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Quoting anonymous sources

Posted by Michael Bloch in online world (Sunday October 17, 2010 )

You have a scoop and the source is trustworthy. The problem is he/she doesn’t want to be identified. You’re itching to post a blog or article – how do you handle it?

It’s a sensitive area – you could say something like “according to an anonymous source”; but that probably won’t stir up much confidence in your readership as the anonymous source could be the wino who sits outside the building of the company/organization involved, or worse still, readers might just think you made it up – as that’s not an uncommon thing to happen.

Something like “according to a source involved in negotiations” could put your source in danger – if there’s only two people negotiating. Anything that helps to identify the source might see that person in trouble and you cut off from a font of information in the future.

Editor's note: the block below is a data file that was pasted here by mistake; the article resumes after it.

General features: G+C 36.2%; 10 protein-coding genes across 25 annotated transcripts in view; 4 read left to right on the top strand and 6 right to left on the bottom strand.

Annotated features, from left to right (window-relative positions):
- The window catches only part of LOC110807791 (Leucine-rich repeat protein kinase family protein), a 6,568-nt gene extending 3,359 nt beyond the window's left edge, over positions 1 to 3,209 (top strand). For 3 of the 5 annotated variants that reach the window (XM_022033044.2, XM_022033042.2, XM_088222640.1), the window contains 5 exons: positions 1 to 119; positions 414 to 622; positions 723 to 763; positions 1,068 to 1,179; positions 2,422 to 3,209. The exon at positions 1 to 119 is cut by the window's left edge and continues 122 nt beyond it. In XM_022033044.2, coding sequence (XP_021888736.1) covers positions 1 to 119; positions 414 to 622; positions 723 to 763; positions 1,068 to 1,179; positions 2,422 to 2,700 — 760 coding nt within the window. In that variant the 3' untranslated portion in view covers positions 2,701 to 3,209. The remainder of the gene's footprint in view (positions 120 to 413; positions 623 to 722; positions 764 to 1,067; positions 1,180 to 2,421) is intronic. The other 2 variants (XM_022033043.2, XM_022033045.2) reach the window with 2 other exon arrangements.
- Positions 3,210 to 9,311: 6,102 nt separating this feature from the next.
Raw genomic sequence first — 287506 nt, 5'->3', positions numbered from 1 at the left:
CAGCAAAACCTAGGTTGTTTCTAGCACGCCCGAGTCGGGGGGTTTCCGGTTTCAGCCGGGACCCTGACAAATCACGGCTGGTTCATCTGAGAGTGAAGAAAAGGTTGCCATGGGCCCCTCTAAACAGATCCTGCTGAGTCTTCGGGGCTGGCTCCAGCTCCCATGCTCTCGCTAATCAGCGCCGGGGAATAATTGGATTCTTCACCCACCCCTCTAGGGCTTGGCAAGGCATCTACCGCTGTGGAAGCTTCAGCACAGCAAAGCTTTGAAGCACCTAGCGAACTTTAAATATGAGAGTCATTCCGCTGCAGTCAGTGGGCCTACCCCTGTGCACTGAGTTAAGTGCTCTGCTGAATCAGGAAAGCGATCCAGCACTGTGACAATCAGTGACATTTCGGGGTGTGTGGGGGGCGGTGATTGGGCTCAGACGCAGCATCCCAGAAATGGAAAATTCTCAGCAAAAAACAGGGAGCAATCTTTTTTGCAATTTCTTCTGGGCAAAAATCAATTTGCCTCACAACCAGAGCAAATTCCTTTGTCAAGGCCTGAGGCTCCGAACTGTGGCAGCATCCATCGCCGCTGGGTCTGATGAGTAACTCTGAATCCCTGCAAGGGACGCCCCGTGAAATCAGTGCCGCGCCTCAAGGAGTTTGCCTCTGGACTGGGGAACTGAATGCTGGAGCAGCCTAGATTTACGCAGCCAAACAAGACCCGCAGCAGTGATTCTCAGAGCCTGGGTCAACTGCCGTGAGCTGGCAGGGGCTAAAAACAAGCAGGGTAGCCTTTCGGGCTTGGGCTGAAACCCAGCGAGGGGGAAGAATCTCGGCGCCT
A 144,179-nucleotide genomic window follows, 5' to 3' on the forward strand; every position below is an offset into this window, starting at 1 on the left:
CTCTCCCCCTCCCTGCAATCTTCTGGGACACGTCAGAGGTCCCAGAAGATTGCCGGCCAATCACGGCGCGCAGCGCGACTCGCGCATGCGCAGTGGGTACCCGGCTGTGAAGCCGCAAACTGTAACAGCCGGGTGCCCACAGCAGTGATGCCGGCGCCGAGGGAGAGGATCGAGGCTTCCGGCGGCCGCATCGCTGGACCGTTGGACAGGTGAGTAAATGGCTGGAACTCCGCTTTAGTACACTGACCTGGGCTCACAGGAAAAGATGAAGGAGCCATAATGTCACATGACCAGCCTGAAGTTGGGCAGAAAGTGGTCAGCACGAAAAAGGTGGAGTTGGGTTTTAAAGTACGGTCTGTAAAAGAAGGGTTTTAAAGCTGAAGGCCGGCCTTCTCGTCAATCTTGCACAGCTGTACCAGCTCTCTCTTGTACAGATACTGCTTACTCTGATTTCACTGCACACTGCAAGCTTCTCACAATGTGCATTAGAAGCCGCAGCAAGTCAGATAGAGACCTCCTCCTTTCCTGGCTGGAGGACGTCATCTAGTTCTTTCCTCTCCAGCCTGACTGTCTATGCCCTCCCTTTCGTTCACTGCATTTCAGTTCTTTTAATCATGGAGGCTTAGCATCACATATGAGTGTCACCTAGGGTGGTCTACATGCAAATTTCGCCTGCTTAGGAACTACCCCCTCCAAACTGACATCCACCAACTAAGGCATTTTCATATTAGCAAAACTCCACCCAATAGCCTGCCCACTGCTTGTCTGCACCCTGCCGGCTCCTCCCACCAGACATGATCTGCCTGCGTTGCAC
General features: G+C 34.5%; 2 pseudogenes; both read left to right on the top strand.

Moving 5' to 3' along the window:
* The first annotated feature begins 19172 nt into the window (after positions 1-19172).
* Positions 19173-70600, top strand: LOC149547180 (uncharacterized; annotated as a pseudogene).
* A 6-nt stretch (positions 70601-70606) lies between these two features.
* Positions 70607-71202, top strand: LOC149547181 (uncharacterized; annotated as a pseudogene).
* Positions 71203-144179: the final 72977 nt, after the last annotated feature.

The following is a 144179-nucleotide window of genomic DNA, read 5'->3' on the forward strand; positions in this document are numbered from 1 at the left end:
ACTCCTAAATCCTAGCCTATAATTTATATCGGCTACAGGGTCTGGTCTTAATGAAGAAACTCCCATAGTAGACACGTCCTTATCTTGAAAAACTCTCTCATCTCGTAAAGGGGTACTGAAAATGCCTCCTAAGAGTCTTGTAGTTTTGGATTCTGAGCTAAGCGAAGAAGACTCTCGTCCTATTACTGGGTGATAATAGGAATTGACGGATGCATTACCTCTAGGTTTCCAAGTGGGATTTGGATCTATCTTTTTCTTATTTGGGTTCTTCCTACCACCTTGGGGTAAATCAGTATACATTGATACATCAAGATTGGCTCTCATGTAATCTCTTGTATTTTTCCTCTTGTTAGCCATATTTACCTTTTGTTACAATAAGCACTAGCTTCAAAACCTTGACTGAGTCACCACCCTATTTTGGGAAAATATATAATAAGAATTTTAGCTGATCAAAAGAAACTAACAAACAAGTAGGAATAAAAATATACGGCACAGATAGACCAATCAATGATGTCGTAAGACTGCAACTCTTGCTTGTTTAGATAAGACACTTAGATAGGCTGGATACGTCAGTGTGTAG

While blogging etc. are still a reasonably new phenomenon, we can look towards how “old world” media organizations have handled these issues for decades.

A handy guide to this specific topic is available from The Guardian.

If you’re interested in learning more about general journalism ethics and standards, there’s a page on Wikipedia with some excellent information, along with a bunch of additional resources.

This I found particularly interesting – it’s a quote from the Society of Professional Journalists preamble to its Code of Ethics states:

“The duty of the journalist is to further those ends by seeking truth and providing a fair and comprehensive account of events and issues.”

And this is why most bloggers shouldn’t call themselves journalists. In fact, many “real” journalists don’t observe this either these days.



 

 
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